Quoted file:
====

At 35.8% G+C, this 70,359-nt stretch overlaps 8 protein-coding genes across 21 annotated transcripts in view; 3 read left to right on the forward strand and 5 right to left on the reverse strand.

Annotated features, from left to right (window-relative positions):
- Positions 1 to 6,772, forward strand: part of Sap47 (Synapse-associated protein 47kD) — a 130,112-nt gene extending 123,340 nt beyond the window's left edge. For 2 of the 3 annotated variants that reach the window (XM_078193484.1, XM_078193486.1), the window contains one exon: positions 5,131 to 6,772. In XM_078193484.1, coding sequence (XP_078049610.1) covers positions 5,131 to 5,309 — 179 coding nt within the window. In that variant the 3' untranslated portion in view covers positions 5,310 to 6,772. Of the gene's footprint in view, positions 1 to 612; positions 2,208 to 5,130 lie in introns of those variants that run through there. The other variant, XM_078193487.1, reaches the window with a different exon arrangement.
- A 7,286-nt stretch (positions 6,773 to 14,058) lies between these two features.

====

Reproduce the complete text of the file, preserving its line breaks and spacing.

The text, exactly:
At 35.8% G+C, this 70,359-nt stretch overlaps 8 protein-coding genes across 21 annotated transcripts in view; 3 read left to right on the forward strand and 5 right to left on the reverse strand.

Annotated features, from left to right (window-relative positions):
- Positions 1 to 6,772, forward strand: part of Sap47 (Synapse-associated protein 47kD) — a 130,112-nt gene extending 123,340 nt beyond the window's left edge. For 2 of the 3 annotated variants that reach the window (XM_078193484.1, XM_078193486.1), the window contains one exon: positions 5,131 to 6,772. In XM_078193484.1, coding sequence (XP_078049610.1) covers positions 5,131 to 5,309 — 179 coding nt within the window. In that variant the 3' untranslated portion in view covers positions 5,310 to 6,772. Of the gene's footprint in view, positions 1 to 612; positions 2,208 to 5,130 lie in introns of those variants that run through there. The other variant, XM_078193487.1, reaches the window with a different exon arrangement.
- A 7,286-nt stretch (positions 6,773 to 14,058) lies between these two features.